Not Quite Successful Stories


| June/July 1999


5950 Wilson Drive, Huntington, West Virginia 25705

About ten years ago I decided to build a chain saw mill. I had a lot of used beams and parts.

First I built a three-axle trailer 8 feet x 25 feet long. A friend gave me a saw mill carriage with a three-head block set works. I removed the wheels and mounted it on the trailer. I fabricated a four-wheel frame and tracks for the power unit and saw. The chain saw and blade was four feet long. I mounted another engine on the front end of the mill to turn a hydraulic pump. The pump powered three hydraulic motors. One motor moved the saw unit; one motor ran the conveyor to carry sawdust and lumber off the mill; one motor took the sawdust from the main conveyor and dumped it off the mill.

I sawed a few logs with this setup. It sawed too large a kerf and made a wavy cut. I stripped the saw and power unit off the rig and built a band-saw setup. This time, using a 16 HP Tecumseh engine, I set the band wheels up so I could use Wood-Mizer blades. I sawed about 2,000 feet of lumber with this setup before I gave up and bought a used Wood-Mizer mill. The problem was I could not back the blade away from the log. When I returned the saw back across the log, it would sometimes get hung up on the log and pull the blade off the band wheels. That would cost me a blade every time it happened, which was very often. It would do a good job sawing and saw a log 30 inches by 20 feet long. The board or scab would drop on the conveyor and be taken off the mill. In GEM February 1999 I saw pictures of a mill built by Mr. Mateka. With the experience I had with my mill I would like to make a suggestion or two. Put a table over the bottom band wheel like a regular band saw. If a chip of wood falls between the band blade and the wheel, the blade will jump off and be ruined, possibly injuring someone. Find a way to back the log away from the blade on the return stroke.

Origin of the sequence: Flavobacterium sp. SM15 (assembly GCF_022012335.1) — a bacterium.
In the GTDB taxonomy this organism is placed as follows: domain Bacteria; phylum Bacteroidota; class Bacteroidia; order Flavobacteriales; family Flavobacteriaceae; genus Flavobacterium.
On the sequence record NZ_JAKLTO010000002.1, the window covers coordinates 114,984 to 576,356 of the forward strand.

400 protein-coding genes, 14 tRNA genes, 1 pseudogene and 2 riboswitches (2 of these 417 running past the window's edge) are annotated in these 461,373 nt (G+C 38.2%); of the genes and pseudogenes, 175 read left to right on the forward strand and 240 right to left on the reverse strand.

I had a little more success building my mini-dozer from a 7 HP Sears garden tractor with a hi-lo transmission. I used sprockets and track from a 1960 Struck dozer kit. The problem I had was steering. I used steel rotors and mechanical calipers on each side of the real axle. It steered but would not completely stop the track for short turns. It looked good but steered bad. Last fall I took it and a 1960 Wheel Horse to the Wood County Fly wheelers Engine Show in Parkesburg, West Virginia.

The dozer was the most looked-at exhibit at the show. The best compliment I got was a man saying he did not know Sears made a mini-dozer. I had for-sale signs on the dozer and the Wheel Horse. I found someone who wanted them more than I did.














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